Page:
Ritzer defines calculability as "calculating, counting, quantifying" Quantity tends to become a surrogate for quality" (2000:62). This dimension has entered our daily lives and thus is also a part of the hold that McDonaldization places over us. Ritzer goes on to say that even in the work place this can be seen for employees where "calculability often means obtaining little or no personal meaning from their work; therefore, the work, products and services suffer"(2000:63). In the case of Ruth, this calculability is clearly defined in the plant of Anchor Hocking. Everything is calculated, right down to the shifts of the employees. No bell rings to signal the completion of her twelve-hour lock shift. No machine shuts down, no motor hushes. The line workers are on an eight-hour rotation, and the current shift didn't come on'til eleven last night, so Ruth's departure does not even get market by a collective mobilization...Around her now the tow motors manoeuvre sluggishly lifting and conveying pallets of ware, their perpetual whistling pulses sounding haggard and sorrowful. But maybe it's just a projection of the state of her own self at the end of a four-day, forty-eight hour work week. (Hager-Cohen 1997:5) The state of the employees and the effects of this calculability are clearly defined from the quote above. From the hours of the workweek being set, to everything being controlled in the work environment, the employees are the ones that suffer. The effects of calculability make the employees ill and tired as they are subjected to this endless monotony of bureaucracy. Production is reduced to numbers and the employees have no choice but to follow this through or suffer the consequences. Some may say Ruth is not so much a victim of this calculability, that she lets it run her life. Although that may be, she has no choice in the matter, she must participate in it in order to survive. ...read more.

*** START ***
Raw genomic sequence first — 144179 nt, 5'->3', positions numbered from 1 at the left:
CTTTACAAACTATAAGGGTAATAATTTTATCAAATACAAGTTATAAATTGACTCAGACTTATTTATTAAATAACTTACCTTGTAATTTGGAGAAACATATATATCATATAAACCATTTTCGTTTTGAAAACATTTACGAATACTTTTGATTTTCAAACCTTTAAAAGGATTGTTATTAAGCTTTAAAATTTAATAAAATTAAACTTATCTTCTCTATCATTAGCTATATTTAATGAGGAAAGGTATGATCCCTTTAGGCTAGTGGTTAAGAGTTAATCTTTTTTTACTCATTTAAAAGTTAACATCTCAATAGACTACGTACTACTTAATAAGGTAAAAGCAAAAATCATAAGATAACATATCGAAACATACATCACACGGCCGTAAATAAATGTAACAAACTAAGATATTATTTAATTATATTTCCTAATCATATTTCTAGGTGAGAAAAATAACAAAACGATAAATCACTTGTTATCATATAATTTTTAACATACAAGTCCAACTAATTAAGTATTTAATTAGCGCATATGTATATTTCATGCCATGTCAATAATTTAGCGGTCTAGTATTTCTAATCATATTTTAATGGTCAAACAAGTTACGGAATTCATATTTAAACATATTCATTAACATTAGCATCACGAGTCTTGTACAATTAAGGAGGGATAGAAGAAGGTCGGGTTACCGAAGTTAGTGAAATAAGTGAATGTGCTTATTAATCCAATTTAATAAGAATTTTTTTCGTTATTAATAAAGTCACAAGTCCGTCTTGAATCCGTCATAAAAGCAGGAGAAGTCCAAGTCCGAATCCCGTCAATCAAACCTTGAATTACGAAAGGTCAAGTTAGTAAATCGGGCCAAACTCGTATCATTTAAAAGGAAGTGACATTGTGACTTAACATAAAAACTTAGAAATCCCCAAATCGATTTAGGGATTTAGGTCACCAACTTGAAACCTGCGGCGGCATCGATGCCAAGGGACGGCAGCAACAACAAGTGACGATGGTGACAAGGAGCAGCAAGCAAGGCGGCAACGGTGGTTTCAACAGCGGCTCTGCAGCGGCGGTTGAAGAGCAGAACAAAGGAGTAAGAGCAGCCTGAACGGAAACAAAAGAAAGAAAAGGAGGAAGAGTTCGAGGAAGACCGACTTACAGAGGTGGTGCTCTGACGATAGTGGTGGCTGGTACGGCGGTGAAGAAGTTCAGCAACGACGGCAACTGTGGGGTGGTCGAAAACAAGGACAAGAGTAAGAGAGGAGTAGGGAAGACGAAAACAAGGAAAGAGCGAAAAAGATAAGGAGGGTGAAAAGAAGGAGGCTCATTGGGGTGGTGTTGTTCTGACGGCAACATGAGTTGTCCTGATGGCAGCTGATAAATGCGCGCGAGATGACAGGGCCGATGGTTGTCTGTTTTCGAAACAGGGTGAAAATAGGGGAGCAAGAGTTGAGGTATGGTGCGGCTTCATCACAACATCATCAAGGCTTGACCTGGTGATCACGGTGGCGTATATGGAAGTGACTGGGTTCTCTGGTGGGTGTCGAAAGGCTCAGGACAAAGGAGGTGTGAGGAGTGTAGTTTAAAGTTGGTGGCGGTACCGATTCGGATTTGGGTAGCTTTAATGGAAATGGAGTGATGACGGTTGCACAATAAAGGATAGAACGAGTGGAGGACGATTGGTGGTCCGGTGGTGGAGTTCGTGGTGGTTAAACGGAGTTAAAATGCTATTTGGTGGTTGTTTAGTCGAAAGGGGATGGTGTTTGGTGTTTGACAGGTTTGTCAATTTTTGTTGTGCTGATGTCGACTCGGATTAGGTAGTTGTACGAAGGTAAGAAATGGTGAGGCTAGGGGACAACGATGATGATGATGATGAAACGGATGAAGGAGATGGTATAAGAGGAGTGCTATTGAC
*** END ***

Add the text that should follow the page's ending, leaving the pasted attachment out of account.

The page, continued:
Conclusion

As we have seen the method of control is present in the work of Brent but manifests itself in different forms. Brent purchased this modern form of technology in order to keep up with the times and in return he is now controlled by it. Hagar-Cohen compares Brent's work as a lumberjack now to that of his Grampy Boyd and the differences of the generations present themselves in different forms when she states "Where once Grampy Boyd might've offered water and oats to his team of horses, then hitched them up for a day of forest work, Brent now perches on a tire, grooming as it were, this metal creature" (1997:121). The presence of the technology required now for Brent's work has replaced both the horses and hand saws. Has this method of control helped Brent? Perhaps in some ways, but not in others. But in all reality when the machine stops working he is still left in the same boat, without any method to cut down his trees. In Hagar-Cohen's book Glass, Paper, Beans, the presence of the four dimensions of McDonaldization: efficiency, calculability, predictability and control have clearly manifested themselves in the lives of the characters of Ruth and Brent. The two characters were clearly participants in the McDonaldization, and some would argue that they were even willing participants as both the characters have no choice but to participate in McDonaldization in order to survive. The dimensions of McDonaldization are not all bad and neither are their effects on us. As in the feiti�o we are either willing or unwilling participants in this process. We cannot stop McDonaldization; we can only slow its progress. The important thing to point out is that the majority of us are not aware that we are participating in McDonaldization and that is the worry. It is up to us to open our eyes to see how McDonaldization is manifesting itself in our own lives, so that we are not nameless cogs in its wheels of progress. ...read more.